Arthur drew in a sharp breath, as he felt Mordred’s presence enter his mind. His thoughts twined with Arthur’s, seeking the truth of his words, the memories of the things he’d seen. Arthur held still, barely daring to breathe, as Mordred’s consciousness explored his own. It was extremely strange, even after growing used to feeling Merlin’s presence in his mind. The druid boy’s presence was louder, even if Arthur couldn’t read any of his thoughts in return.
But finally, he felt the presence withdraw, hands falling from Arthur’s face, and Arthur released the breath he’d been holding.
“Well?” he whispered, looking into Mordred’s eyes, half-afraid to hear the boy’s answer. As much as he wanted to believe it, a part of him was terrified he would learn it had all been a vivid dream--that Merlin was really gone, for good, and that no amount of wishing on Arthur’s part was ever going to bring him back.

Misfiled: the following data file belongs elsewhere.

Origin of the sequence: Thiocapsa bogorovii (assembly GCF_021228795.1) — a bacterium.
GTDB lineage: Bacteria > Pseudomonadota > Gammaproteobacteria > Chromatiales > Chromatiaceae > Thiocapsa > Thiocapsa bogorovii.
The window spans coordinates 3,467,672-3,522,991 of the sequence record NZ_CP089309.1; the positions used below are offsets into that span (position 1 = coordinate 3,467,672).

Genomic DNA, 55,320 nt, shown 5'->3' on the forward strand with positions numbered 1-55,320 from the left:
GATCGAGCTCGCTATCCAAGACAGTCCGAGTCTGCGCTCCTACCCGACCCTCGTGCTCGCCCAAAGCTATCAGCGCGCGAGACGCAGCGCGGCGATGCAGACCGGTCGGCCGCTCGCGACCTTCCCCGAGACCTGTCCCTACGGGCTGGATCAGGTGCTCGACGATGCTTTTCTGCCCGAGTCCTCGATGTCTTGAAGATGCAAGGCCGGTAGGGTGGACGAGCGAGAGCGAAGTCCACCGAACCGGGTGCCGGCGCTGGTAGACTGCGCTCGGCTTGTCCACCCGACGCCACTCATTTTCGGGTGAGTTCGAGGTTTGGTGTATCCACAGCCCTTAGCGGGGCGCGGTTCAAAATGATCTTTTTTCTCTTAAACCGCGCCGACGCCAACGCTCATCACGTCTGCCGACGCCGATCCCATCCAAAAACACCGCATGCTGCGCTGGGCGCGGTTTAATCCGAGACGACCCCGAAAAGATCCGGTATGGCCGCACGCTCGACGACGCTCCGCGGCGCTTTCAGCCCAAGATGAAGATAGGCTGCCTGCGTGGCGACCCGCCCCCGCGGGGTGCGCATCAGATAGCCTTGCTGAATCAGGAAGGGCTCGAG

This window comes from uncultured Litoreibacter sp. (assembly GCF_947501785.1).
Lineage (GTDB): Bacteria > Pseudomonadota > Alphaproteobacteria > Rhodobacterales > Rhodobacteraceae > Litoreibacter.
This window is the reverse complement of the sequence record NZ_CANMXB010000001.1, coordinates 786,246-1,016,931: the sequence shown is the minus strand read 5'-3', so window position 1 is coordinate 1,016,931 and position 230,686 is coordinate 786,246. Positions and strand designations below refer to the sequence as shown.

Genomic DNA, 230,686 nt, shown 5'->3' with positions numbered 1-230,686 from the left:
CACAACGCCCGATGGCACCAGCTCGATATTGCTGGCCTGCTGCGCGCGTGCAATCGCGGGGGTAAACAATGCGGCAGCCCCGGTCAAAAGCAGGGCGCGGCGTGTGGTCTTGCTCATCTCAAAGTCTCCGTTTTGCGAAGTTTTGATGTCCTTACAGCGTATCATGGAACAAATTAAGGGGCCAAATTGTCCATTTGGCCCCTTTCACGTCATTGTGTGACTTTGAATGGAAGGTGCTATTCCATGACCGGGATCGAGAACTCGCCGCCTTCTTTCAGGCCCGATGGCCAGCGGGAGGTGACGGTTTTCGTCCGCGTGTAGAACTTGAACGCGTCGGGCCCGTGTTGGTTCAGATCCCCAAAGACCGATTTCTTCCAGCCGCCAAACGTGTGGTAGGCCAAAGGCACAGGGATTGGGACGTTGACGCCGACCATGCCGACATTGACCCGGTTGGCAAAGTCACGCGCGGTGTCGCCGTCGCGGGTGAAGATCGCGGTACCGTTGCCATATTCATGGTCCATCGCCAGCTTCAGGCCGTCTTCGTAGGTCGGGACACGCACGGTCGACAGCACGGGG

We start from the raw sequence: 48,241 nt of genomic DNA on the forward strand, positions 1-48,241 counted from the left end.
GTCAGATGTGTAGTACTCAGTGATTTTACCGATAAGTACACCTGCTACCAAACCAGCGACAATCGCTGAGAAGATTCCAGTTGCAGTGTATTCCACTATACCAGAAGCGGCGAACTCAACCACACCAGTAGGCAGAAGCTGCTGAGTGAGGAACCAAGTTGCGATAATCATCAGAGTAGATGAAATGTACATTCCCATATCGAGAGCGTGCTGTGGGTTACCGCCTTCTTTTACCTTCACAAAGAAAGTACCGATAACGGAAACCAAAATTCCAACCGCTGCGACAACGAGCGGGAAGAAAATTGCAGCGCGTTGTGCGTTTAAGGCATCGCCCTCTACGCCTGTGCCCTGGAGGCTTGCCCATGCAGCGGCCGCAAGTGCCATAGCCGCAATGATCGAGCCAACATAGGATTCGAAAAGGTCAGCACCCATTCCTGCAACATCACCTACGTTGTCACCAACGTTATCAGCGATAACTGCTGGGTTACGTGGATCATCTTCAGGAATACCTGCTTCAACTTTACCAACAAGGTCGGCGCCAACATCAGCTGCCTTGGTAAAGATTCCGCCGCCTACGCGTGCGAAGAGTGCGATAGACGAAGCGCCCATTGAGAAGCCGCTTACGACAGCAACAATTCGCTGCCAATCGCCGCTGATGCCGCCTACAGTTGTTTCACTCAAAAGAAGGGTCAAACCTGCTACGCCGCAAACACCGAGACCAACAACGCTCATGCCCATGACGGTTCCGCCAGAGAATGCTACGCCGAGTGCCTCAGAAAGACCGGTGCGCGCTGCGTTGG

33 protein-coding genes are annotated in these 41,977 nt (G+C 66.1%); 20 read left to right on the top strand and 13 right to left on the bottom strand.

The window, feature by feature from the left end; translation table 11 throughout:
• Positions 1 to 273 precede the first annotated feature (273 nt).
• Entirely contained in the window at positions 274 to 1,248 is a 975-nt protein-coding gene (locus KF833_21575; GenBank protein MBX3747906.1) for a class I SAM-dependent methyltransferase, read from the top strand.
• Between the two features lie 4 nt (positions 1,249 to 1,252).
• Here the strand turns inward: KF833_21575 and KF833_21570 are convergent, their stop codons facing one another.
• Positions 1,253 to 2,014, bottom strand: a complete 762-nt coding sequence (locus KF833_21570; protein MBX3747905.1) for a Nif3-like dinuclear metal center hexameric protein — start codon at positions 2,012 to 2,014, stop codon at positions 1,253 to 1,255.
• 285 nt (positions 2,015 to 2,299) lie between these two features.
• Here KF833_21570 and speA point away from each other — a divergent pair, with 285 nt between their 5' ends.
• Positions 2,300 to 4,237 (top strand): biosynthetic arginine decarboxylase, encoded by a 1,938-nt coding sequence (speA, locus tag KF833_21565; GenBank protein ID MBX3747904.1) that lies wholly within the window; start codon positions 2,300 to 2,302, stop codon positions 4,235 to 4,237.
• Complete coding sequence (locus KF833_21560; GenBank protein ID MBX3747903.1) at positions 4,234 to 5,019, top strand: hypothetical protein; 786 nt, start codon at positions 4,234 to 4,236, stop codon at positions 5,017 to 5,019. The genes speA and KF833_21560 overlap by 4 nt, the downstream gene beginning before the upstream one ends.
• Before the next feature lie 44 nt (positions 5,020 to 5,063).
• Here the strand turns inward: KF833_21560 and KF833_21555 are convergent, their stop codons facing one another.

But after a moment, Mordred nodded. “He is there,” he said softly.
Arthur slumped, relief surging through him, but he didn’t give himself long to feel it. “Can we help him?” he asked. “Can we bring him back?”
Mordred frowned, looking to the other man. The Druid elder hesitated, then sighed.
“You’d better come with us,” he said.
* * *
It was impossible to tell which direction they were going. After a time, Arthur stopped trying. The Druids had insisted on blindfolding them to lead them to their encampment; though he hated to waste time, Arthur couldn’t exactly blame them. His word or not, these people didn’t exactly have a lot of cause to trust a Pendragon.
Still, when he began to suspect they were being taken in circles to further confuse their sense of direction, he had to bite his lip to keep from growling in annoyance.